1. What’s the story actually about?2. Introduce main character(s); set the scene.3. Give the characters a problem, obstacle, obsession or addiction.4. Let the character work out a plan to overcome the problem.5. Before setting out to solve the problem, there may be a moment of doubt that willrequire the hero to seek advice from a mentor: teacher, best friend. This is anopportunity to let the audience know more about the problem and weigh it up in theirown minds. What would they do?6. With new resolve (and often with help from their mentor), the hero sets out toovercome the problem, obstacle, obsession or addiction.7. Overcoming the problem or challenge will be met by extreme opposition from therival, who will usually have greater but different strengths and will in some ways bearsimilarities to the hero: the nemesis is the hero’s dark side.8. The hero will appear to fail in their quest. They will glimpse defeat, even death, andwill require superhuman effort to overcome this daunting final task.9. The hero will win the final battle, with an opponent, or enemy or with themselves, andreturns to their natural state wiser, or stronger, or cured, but not necessarily happier.The journey has made the hero a different person. They have glimpsed failure andcan never go back to the simplicity of what they once were.
 Narrative and Audience E Narrative and Audience E Narrative and Audience E Narrative and Audience Expectationsxpectationsxpectationsxpectations
 1. Are there surprises, thrills, and revelations: is the audience led one way before theopposite is revealed?2. Is the audience lifted and let down and then lifted again, the peaks and troughs goinghigher and plunging lower as the story builds?3. Do the main turning points and climaxes appear for maximum impact and interest?4. Do we have the elements you’d expect for the genre?5. Is the underlying theme clearly revealed?6. Is there a satisfactory ending which gives the audience what they expect, but notexactly how they expected it?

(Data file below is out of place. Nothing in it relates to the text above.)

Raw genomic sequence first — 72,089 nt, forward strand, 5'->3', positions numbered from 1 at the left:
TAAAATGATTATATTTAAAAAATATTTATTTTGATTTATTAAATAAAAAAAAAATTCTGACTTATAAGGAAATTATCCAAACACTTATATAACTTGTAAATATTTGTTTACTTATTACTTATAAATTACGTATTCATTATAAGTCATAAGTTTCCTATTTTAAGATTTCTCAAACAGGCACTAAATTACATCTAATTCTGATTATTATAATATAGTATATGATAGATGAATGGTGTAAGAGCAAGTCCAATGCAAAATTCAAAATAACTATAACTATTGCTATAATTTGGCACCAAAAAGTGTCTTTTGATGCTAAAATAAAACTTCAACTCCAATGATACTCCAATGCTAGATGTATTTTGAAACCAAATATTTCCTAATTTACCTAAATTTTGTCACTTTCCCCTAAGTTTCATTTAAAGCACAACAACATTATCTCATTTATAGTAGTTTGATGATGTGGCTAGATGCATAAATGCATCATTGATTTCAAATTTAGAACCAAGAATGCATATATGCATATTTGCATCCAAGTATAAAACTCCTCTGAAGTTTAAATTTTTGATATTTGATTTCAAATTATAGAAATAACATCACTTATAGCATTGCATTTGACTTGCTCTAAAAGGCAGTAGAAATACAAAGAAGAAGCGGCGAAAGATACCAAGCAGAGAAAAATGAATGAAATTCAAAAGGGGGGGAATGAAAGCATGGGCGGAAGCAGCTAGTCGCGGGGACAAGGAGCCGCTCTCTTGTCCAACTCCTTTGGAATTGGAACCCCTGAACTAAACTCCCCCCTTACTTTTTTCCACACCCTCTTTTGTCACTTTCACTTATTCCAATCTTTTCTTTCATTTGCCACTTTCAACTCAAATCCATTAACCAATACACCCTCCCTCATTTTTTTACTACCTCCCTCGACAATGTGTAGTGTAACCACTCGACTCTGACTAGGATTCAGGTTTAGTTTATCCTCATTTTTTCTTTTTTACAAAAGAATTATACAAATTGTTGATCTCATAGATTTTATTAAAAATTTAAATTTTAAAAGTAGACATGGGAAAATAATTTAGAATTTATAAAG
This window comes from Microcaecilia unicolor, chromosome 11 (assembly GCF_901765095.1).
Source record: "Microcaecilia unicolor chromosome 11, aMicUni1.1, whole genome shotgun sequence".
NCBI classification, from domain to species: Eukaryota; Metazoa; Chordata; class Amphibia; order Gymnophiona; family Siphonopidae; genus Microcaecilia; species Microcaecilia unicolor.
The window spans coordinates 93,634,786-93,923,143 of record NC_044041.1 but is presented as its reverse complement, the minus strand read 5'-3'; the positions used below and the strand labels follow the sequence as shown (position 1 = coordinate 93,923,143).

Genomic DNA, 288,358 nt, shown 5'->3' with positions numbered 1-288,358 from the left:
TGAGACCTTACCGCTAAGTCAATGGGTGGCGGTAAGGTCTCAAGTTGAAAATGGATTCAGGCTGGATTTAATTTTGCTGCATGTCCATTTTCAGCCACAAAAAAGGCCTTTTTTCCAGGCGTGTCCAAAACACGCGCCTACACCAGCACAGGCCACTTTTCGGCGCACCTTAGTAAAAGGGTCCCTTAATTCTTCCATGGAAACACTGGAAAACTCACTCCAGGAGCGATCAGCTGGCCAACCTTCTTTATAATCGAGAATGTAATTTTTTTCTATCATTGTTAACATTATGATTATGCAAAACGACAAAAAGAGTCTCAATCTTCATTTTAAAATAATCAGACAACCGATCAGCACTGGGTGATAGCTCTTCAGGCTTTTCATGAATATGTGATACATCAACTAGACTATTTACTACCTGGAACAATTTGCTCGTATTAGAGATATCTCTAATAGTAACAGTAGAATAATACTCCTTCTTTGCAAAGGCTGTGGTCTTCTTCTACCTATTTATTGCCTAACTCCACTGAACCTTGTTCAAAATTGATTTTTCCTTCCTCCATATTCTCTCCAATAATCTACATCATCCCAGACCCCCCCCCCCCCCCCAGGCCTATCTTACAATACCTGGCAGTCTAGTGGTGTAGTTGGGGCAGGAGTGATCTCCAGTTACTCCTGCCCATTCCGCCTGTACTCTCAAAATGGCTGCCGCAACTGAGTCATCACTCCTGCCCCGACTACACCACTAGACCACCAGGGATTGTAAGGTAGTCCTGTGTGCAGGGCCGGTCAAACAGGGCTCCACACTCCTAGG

Scene NarrativeScene NarrativeScene NarrativeScene Narrative
 1. What is this scene about?2. What does this scene achieve?3. Is the scene necessary?4. What does this scene tell us about the main character/s?5. Do the secondary characters have their own dramatic function?6. Does this scene have conflict, a beginning, middle and end?7. Does this scene contribute to the main character(s) objectives, development, andrevelations of true nature?8. Do the characters behave consistently, and where they are inconsistent is thatunderstood and applicable within the narrative?9. So the characters have individual voices, word patterns, or slang?10. Can verbal
exposition
be replaced by the visual?
 
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G324: Advanced Portfolio in MediaG324: Advanced Portfolio in MediaG324: Advanced Portfolio in MediaG324: Advanced Portfolio in Media